- Greens locked in heated debate over climate change bill
- RBA forecasts slower economic growth, higher unemployment
- This morning’s headlines at a glance
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Greens locked in heated debate over climate change bill
Greens leader Adam Bandt has been forced to convene an urgent meeting to decide the party’s stance on Labor’s climate change bill in a last-minute sign of division over whether to vote down its 43 per cent emissions reduction target because it does not go far enough.
With a vote on the bill due within days, the Greens did not reach a consensus yesterday morning and needed extra time to finalise their position in the hope they could extract further concessions from the federal government this week.
Greens leader Adam Bandt (left) declared last week he was open to a deal with Prime Minister Anthony Albanese.Credit:Alex Ellinghausen
Bandt declared last week he was open to a deal with Prime Minister Anthony Albanese on the issue. But members of the party room have attacked the Labor target as too weak to prevent dangerous climate change.
The member for Melbourne is expected to announce the Greens’ position on the climate bill in an address to the National Press Club today. He will call Labor a “neoliberal” party and claim the Coalition has moved to the far right.
More on what Bandt will have to say here.
RBA forecasts slower economic growth, higher unemployment
The Reserve Bank’s unprecedented succession of interest rate hikes is expected to dramatically slow the economy and drive up unemployment as it concedes that higher inflation and increased borrowing costs are putting pressure on household budgets and slashing home values.
Economists now believe the RBA may have to start supporting the economy with rate cuts late next year, after yesterday raising rates by half a percentage point to 1.85 per cent – its fourth consecutive monthly rate increase.
The Reserve Bank has lifted official interest rates by 1.75 percentage points in four months, its most aggressive tightening move in nearly 30 years.Credit:Louise Kennerley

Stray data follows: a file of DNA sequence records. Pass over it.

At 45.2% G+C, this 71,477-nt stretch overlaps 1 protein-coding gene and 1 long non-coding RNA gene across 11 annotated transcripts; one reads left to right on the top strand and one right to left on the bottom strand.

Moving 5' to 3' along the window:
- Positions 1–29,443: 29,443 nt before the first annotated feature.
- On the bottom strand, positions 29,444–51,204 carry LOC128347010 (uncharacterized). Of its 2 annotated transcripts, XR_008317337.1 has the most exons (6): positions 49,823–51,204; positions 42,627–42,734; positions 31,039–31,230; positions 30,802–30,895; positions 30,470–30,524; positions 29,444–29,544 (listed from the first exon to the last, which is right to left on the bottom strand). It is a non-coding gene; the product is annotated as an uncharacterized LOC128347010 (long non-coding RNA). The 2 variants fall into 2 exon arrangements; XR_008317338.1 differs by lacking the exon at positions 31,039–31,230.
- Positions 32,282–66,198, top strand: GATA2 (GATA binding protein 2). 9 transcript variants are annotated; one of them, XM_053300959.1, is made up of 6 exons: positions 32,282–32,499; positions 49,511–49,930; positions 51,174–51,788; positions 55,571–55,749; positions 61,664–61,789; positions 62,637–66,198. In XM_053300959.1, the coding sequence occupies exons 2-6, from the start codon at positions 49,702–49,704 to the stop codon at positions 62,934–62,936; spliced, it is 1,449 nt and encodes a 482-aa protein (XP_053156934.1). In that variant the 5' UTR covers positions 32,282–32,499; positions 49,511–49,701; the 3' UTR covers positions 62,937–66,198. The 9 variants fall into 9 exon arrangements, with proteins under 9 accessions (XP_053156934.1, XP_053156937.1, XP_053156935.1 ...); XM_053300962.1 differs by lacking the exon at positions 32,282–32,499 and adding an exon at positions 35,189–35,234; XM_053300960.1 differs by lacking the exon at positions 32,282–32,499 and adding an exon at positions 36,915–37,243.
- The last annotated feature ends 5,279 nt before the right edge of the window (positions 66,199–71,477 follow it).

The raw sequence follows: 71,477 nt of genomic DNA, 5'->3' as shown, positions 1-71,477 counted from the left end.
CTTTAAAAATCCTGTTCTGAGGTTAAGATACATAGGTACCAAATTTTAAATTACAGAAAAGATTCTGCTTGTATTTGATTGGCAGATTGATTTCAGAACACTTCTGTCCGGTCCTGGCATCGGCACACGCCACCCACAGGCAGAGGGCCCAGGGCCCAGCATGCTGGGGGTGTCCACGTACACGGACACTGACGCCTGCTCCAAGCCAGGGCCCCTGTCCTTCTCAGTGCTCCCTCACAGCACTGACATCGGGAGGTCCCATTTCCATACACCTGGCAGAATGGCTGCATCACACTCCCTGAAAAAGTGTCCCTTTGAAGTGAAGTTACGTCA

On an $800,000 mortgage, the cumulative increase in monthly repayments since the RBA started tightening monetary policy is now $770. Macquarie Bank was the first lender to pass on the rate hike.
Analysts expect the big four to pass on the full 0.5 percentage point rise to home loan customers.
Read the full story here.
This morning’s headlines at a glance
Good morning and thanks for your company.
It’s Wednesday, August 3. I’m Broede Carmody and I’ll be anchoring our live coverage for the first half of the day.
Here’s what you need to know before we get started.
- The federal Greens still hadn’t reached a consensus on the Albanese government’s climate change bill as of last night. The party’s final stance will be significant because the Coalition will oppose Labor’s signature climate legislation and the government doesn’t have a majority in the Senate. A parliamentary vote is expected within days. Greens leader Adam Bandt is due to speak to the National Press Club this afternoon.
- Staying with federal politics, and Defence Minister Richard Marles has called for an urgent review of Australia’s defence. As David Crowe writes, there are concerns the nation’s $44.6 billion defence spend isn’t doing enough to prepare the country for growing threats to security.
- Meanwhile, the Reserve Bank of Australia is forecasting slower economic growth and higher unemployment. Yesterday, the RBA lifted interest rates by half a percentage point (to 1.85 per cent). It’s the central bank’s fourth consecutive monthly rate increase.
- In state news, the Andrews government has asked Victoria’s corruption watchdog to investigate whether Opposition Leader Matthew Guy and his former chief of staff may have committed a crime by conspiring to engage in potentially corrupt conduct. And in NSW, the head of the NRL has clashed publicly with Premier Dominic Perrottet.
- And in international news, United States House Speaker Nancy Pelosi has arrived in Taiwan despite Beijing threatening retaliation. Taiwan is a self-ruled island but China claims it as its own.
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